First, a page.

Yes, it is possible to rebuild your credit after bankruptcy, however, it can be difficult as the bankruptcy remark will remain on your credit report for at least 6 years. This means any time a lender reviews your credit report, they’ll be able to see the bankruptcy there, which is a huge red flag for most lenders.
As a result, it can cause those lenders to reject your applications for new credit. To be able to rebuild your credit after bankruptcy, you’ll need to find lenders who are willing to extend credit to those who’ve previously declared bankruptcy.
Ways You Can Rebuild Your Credit After Bankruptcy
Once your bankruptcy has been fully discharged, you can start working toward rebuilding your credit. Here are a few ways that can help you rebuild your credit:
Pay All Your Bills On Time And In Full
Your payment history is generally one of the most important factors in the calculation of your credit scores. Your payment history can account for around 35% of your credit scores depending on the credit scoring model used.
As such, paying your bills on time and in full can help build your credit scores. With credit card bills, always meet at least the minimum monthly payment. Though it is recommended you pay the full amount as high balances affect your debt to credit ratio which may negatively impact your credit.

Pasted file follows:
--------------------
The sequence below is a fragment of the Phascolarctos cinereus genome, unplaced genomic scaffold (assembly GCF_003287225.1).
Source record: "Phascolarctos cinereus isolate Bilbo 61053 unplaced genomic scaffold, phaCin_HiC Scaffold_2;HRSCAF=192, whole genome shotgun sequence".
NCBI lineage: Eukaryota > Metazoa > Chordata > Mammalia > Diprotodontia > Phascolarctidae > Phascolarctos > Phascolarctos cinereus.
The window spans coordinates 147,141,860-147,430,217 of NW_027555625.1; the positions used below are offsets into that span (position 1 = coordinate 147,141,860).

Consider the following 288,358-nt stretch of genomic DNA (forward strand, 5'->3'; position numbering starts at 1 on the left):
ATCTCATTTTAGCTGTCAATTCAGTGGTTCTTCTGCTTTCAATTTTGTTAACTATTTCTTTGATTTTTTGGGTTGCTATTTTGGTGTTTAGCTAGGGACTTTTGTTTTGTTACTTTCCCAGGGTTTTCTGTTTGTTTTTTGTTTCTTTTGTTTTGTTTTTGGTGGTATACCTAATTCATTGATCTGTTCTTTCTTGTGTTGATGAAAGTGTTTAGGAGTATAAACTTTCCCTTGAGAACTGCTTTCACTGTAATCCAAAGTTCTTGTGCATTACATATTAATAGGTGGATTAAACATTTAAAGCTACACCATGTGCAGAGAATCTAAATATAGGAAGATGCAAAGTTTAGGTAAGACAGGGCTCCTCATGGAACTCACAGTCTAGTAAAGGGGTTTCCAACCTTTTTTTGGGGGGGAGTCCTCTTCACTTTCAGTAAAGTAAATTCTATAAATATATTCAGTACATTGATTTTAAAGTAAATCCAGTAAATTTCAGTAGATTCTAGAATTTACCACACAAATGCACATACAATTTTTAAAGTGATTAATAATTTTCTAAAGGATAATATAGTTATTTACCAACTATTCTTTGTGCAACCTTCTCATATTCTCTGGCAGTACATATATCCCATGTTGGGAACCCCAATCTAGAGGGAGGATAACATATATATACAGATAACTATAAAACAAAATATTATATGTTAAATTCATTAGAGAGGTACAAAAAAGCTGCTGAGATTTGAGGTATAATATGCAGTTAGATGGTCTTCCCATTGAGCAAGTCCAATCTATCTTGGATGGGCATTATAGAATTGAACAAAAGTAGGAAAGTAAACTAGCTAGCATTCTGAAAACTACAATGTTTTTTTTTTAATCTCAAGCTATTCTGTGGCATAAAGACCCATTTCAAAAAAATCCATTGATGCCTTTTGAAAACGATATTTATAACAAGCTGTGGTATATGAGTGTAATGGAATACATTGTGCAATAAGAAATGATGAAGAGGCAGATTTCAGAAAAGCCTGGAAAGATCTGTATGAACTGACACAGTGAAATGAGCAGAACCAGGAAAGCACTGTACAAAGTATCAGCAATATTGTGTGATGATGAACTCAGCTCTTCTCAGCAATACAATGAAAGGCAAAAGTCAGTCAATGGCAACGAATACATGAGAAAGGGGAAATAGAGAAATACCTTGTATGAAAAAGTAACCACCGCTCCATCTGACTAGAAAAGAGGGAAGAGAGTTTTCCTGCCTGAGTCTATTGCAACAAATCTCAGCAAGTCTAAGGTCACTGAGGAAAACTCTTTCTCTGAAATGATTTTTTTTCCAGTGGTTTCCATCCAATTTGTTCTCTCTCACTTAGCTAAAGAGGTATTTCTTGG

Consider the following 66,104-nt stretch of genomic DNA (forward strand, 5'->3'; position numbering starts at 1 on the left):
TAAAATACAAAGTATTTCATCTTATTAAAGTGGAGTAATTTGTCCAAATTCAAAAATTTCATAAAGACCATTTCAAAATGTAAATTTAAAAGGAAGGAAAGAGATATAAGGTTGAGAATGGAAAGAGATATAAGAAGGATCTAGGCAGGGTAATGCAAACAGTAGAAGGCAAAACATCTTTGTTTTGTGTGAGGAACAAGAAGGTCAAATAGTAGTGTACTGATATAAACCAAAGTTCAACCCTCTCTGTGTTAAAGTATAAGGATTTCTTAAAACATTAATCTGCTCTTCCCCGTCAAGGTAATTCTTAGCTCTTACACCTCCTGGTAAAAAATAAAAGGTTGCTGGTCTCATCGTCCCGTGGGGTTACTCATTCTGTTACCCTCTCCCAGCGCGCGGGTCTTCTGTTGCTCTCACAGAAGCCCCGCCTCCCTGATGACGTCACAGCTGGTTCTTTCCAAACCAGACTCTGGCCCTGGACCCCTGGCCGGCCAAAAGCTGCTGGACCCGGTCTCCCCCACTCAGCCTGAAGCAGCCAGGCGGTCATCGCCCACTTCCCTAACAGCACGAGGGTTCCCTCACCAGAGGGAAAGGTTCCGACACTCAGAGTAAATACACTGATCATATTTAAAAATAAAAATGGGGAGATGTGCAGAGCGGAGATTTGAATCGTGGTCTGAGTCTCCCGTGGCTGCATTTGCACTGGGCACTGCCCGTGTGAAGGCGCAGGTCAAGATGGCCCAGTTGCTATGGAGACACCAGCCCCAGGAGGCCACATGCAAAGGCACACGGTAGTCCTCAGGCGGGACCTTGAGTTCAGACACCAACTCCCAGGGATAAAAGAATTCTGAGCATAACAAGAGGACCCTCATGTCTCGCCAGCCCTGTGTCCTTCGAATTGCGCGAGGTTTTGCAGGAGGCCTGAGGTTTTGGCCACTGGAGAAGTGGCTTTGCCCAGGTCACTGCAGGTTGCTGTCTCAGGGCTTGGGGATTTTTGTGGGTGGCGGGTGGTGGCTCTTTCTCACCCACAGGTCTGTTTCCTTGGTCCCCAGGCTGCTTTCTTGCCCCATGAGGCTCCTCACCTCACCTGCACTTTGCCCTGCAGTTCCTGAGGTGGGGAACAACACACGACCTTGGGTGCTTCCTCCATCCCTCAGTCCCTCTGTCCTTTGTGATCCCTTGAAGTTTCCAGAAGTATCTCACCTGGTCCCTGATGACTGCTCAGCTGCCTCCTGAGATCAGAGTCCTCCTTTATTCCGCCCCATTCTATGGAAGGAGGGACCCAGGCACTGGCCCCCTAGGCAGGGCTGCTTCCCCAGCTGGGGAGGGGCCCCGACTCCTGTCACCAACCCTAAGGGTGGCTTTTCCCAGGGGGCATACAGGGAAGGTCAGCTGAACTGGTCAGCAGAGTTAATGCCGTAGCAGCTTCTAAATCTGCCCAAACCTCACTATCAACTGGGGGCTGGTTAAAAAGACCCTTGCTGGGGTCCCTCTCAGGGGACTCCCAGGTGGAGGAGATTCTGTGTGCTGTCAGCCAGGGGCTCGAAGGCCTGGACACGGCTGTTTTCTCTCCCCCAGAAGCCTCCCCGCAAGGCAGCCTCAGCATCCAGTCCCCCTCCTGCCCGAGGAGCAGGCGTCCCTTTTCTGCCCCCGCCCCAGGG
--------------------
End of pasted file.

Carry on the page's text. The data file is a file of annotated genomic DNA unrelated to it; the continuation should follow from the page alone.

Pay Your Cell Phone Bills
Some cell phone companies report payments to the Canadian credit bureaus. If you believe you won’t have a hard time keeping up with your cell phone bills, finding a cell phone company that does report to the credit bureaus can prove to be advantageous. Cellphone charges are relatively small compared to most loans or credit card bills, but it may positively impact your credit just the same.